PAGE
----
Pet Waste and Water Quality
It may not seem like a “big deal” to most people,
but the accumulated effect of pet waste in urban areas can have
a significant impact on local water resources. In fact, U. S. EPA
representatives recently indicated that pet waste and goose droppings
being carried by stormwater may be contributing factors to Lake
Michigan beach closings. Individuals may not be able to resolve
much of the goose problem or runoff on a large scale, but pet owners
have the major responsibility to reduce any problems with pet waste.
Properly disposing of pet waste may seem like a small issue, but
it is a good reminder that we all live in watersheds and what one
person does can impact the whole watershed and everyone downstream.
Pollutants from improperly disposed pet waste can be washed into
storm sewers by rain or melting snow. Storm sewers may drain directly
into lakes and streams. When pet waste is washed into lakes or
streams the waste decays, which uses up oxygen and sometimes releases
ammonia. Low oxygen levels and ammonia combined with warm temperatures
can kill fish. Pet waste also contains nutrients that encourage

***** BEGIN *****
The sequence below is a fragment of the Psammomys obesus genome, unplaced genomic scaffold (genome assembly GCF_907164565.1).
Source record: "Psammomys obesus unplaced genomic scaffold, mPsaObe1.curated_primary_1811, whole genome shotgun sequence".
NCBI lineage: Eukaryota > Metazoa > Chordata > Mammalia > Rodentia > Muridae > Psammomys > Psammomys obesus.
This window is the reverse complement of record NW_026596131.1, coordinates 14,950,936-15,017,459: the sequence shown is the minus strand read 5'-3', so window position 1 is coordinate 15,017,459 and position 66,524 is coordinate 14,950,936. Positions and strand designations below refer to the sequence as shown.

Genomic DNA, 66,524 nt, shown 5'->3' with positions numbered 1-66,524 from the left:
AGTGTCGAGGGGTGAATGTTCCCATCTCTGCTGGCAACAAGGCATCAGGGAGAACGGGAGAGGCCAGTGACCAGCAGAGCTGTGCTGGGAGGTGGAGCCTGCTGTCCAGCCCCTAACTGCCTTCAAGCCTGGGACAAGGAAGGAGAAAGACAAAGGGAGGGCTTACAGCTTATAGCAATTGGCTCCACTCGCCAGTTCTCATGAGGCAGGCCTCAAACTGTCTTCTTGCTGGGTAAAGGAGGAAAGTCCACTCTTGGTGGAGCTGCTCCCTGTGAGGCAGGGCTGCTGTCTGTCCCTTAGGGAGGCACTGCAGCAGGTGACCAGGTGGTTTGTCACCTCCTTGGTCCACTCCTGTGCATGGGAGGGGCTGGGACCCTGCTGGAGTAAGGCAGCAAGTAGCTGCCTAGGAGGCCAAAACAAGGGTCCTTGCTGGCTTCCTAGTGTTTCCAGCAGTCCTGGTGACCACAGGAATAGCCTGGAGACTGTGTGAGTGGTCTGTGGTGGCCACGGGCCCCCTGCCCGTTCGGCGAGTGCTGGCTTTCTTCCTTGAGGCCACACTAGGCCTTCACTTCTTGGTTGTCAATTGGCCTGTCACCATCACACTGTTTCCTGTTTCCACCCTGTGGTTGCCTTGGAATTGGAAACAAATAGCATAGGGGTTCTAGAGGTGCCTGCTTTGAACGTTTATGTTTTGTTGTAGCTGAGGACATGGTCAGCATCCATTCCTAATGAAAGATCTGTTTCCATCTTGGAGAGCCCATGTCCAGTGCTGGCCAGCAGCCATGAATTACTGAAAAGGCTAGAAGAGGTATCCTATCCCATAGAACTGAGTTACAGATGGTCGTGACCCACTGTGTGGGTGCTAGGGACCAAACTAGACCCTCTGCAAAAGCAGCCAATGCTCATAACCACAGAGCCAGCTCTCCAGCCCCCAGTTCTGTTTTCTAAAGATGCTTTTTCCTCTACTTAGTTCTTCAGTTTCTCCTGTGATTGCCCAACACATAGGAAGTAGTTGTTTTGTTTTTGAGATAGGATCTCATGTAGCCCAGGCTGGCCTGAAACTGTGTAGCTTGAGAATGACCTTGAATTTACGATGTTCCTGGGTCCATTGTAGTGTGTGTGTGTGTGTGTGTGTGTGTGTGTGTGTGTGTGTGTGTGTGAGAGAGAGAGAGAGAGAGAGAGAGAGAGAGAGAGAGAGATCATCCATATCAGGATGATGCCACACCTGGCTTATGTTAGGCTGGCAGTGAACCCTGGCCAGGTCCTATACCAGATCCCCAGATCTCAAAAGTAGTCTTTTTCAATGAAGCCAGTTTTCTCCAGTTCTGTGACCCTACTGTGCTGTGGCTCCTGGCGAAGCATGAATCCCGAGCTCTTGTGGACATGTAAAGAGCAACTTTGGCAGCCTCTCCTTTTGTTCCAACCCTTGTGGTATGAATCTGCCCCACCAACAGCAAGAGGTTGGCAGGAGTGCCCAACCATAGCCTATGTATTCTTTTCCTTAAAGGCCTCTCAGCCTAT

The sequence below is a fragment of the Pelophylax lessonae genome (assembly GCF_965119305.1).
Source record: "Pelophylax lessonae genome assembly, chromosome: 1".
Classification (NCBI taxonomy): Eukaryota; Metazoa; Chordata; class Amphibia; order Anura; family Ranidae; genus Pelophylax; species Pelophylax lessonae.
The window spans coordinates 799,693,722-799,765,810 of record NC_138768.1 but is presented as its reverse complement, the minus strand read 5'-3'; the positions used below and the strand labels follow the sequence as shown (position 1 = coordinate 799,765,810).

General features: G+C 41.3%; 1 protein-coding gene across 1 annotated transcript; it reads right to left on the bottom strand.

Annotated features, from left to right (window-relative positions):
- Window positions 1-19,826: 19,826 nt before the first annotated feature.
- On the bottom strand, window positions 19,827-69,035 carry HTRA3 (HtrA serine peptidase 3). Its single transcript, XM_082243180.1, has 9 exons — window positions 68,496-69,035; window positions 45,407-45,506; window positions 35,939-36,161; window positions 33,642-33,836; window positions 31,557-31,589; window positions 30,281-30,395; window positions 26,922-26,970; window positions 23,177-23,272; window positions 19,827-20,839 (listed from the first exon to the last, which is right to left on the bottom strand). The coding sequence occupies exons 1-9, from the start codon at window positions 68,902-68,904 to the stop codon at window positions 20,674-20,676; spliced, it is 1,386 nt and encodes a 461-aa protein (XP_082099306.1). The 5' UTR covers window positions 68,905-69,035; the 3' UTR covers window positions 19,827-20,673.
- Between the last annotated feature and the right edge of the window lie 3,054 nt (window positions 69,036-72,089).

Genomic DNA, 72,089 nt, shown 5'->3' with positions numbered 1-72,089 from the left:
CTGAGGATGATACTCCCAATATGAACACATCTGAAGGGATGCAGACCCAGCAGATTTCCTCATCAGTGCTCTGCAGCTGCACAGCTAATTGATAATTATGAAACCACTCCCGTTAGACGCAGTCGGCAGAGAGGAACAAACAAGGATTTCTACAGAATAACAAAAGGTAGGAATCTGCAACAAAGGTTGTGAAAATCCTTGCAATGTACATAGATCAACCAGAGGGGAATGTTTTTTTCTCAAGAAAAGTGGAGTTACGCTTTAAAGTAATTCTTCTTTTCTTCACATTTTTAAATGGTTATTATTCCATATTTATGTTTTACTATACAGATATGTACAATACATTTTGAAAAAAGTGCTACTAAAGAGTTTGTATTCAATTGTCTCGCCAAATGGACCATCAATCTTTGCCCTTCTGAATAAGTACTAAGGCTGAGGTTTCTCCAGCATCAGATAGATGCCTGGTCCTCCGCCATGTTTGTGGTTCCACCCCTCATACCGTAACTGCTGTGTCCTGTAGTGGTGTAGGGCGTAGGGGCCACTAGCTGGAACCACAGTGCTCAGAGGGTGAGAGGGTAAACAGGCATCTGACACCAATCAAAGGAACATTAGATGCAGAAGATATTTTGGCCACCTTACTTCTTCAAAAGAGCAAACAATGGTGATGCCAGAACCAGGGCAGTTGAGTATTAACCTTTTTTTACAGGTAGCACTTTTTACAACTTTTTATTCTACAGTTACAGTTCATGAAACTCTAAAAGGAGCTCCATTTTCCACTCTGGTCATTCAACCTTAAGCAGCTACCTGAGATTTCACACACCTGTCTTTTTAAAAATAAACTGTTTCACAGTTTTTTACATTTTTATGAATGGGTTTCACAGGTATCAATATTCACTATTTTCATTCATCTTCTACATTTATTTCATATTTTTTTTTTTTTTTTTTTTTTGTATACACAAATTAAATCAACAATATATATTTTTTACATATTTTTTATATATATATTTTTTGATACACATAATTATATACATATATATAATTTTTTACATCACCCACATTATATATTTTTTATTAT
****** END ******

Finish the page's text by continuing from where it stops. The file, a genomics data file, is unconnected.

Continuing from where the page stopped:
weed and algae growth.
Perhaps most important, pet waste carries
diseases, which can make water unsafe for swimming or drinking.
The job of cleaning up after
a pet can be as simple as taking a plastic bag and/or scooper along
on walks. Many communities have “pooper scooper” laws
that govern pet waste cleanup.
There is no perfect solution to
disposing of the waste after it is picked up. But, University of
Wisconsin Extension water quality
specialists indicate there are several better choices than allowing
it to wash into water resources, including flushing it down the
toilet, burying it or disposing of it in a home digester. Don’t
try to flush debris such as cat litter. Cat feces may be scooped
out and flushed down the toilet, but used litter should be put
in a securely closed bag in the trash, but check local ordinances
first since putting pet waste in the trash is against the law in
Finally, don’t add pet waste to your compost
pile. The pile won’t get hot enough to kill disease organisms
in pet waste.
Further information is available from University
of Illinois and University of Wisconsin websites at http://www.urbanext.uiuc.edu/lcr/pdf/LGIEN2000-0007.pdf .
August/September 2004: Pet
Waste and Water Quality | Diseases and
Insects of Shrubs and Small Trees
| Fall Garden Wrap-Up | Managing
Thatch in Home Lawns